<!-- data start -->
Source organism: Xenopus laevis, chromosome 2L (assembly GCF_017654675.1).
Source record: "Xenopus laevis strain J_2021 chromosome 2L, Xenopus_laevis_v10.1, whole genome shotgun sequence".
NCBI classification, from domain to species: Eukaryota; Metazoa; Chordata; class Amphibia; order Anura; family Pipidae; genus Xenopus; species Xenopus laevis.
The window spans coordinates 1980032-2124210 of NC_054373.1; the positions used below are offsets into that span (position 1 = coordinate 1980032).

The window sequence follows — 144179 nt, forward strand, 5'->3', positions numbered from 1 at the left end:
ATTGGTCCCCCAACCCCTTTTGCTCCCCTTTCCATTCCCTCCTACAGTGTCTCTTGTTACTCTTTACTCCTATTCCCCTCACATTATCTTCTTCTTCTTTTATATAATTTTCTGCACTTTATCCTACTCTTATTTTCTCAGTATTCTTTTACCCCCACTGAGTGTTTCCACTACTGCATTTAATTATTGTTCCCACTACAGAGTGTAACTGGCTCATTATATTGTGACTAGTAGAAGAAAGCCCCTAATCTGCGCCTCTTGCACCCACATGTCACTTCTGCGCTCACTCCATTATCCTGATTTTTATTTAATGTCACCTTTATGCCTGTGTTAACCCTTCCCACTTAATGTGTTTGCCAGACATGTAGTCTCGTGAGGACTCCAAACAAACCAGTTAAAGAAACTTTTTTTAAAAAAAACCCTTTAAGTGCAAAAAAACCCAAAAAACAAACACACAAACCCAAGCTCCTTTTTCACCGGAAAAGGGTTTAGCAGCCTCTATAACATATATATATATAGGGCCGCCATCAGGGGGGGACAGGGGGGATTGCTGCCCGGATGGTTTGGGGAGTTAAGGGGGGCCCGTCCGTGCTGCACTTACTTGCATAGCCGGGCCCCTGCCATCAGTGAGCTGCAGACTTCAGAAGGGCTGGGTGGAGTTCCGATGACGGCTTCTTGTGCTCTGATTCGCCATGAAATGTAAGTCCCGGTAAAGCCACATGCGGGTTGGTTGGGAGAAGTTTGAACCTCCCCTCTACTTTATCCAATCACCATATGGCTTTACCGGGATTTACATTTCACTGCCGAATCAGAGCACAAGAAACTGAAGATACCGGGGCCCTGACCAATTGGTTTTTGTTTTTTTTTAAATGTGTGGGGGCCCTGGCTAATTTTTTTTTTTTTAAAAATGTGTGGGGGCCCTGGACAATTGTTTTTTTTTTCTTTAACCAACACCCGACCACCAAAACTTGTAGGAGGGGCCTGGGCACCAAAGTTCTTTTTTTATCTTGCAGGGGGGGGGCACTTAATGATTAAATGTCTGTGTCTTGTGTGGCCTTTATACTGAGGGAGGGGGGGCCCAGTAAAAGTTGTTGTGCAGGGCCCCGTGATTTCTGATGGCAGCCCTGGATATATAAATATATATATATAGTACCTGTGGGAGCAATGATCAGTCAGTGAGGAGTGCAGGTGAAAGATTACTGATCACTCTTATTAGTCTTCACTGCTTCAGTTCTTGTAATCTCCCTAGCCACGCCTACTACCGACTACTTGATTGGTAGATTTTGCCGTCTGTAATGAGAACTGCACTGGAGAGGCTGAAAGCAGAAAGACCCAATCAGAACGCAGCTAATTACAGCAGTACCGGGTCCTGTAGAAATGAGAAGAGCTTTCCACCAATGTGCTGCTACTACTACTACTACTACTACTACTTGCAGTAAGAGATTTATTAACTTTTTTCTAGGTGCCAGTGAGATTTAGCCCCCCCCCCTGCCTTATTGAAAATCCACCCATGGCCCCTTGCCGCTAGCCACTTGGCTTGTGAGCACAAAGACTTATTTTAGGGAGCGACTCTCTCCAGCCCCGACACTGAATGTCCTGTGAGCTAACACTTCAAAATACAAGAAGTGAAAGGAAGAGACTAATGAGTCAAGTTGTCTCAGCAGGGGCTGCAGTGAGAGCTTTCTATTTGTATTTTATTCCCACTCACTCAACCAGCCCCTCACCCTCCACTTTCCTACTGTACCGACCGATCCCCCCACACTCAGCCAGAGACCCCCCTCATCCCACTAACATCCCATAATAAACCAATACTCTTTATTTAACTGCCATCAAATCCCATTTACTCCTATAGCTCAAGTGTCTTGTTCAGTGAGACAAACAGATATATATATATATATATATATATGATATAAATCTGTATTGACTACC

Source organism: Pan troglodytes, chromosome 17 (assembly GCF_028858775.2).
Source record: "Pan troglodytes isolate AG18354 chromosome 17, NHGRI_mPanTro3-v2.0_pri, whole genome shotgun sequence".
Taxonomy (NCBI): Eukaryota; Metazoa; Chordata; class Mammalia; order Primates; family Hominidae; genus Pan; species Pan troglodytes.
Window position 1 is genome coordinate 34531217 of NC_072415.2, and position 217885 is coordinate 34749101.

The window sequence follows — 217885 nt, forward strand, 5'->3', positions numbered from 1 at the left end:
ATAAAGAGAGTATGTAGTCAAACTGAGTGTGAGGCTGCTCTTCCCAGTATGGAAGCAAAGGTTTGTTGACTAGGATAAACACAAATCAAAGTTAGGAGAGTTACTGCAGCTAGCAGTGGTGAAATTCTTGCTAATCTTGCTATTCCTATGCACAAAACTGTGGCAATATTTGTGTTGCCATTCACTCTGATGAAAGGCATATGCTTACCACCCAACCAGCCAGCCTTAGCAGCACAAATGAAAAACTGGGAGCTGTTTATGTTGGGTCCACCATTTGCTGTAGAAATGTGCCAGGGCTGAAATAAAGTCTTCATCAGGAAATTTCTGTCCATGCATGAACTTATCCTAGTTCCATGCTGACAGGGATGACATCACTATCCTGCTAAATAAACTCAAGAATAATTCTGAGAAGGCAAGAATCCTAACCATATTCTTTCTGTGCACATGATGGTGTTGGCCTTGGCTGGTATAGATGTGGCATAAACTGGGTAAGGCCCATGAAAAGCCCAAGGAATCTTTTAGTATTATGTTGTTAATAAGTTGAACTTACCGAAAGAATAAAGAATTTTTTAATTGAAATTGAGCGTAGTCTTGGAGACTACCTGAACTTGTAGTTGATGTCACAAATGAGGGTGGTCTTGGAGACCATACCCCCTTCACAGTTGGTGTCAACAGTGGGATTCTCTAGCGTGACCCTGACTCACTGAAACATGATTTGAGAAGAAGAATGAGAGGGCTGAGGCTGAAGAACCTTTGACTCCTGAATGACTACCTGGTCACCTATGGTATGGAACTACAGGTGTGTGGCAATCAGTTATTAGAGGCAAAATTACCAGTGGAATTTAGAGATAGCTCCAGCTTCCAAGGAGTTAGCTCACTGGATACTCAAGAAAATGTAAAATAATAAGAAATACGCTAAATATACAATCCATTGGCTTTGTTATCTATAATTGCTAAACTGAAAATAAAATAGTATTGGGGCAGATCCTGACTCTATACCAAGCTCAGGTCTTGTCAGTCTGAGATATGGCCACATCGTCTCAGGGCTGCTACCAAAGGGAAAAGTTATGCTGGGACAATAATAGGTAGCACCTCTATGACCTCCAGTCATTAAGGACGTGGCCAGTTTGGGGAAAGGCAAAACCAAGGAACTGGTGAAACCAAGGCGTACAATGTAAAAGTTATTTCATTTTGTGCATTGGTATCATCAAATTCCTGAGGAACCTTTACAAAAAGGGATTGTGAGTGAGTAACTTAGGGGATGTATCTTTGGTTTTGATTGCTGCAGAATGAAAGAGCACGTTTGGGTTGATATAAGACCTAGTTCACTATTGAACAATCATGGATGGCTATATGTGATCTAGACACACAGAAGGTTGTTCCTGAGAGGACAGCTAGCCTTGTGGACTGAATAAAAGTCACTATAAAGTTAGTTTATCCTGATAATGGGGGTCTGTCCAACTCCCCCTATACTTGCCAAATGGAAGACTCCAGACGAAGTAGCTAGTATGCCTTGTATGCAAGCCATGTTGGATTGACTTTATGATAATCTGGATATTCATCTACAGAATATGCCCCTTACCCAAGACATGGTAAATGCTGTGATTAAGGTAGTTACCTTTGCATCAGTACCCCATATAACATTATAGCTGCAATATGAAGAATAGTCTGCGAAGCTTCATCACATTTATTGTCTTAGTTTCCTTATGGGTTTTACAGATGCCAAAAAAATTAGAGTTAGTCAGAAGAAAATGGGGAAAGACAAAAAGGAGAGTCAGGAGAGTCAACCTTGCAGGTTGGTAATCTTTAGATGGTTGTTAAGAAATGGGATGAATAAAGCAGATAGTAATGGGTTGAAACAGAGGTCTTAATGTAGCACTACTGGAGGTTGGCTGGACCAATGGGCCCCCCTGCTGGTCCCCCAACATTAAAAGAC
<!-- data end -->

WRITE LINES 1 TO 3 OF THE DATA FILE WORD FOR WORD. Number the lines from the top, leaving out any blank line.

Source organism: Xenopus laevis, chromosome 2L (assembly GCF_017654675.1).
Source record: "Xenopus laevis strain J_2021 chromosome 2L, Xenopus_laevis_v10.1, whole genome shotgun sequence".
NCBI classification, from domain to species: Eukaryota; Metazoa; Chordata; class Amphibia; order Anura; family Pipidae; genus Xenopus; species Xenopus laevis.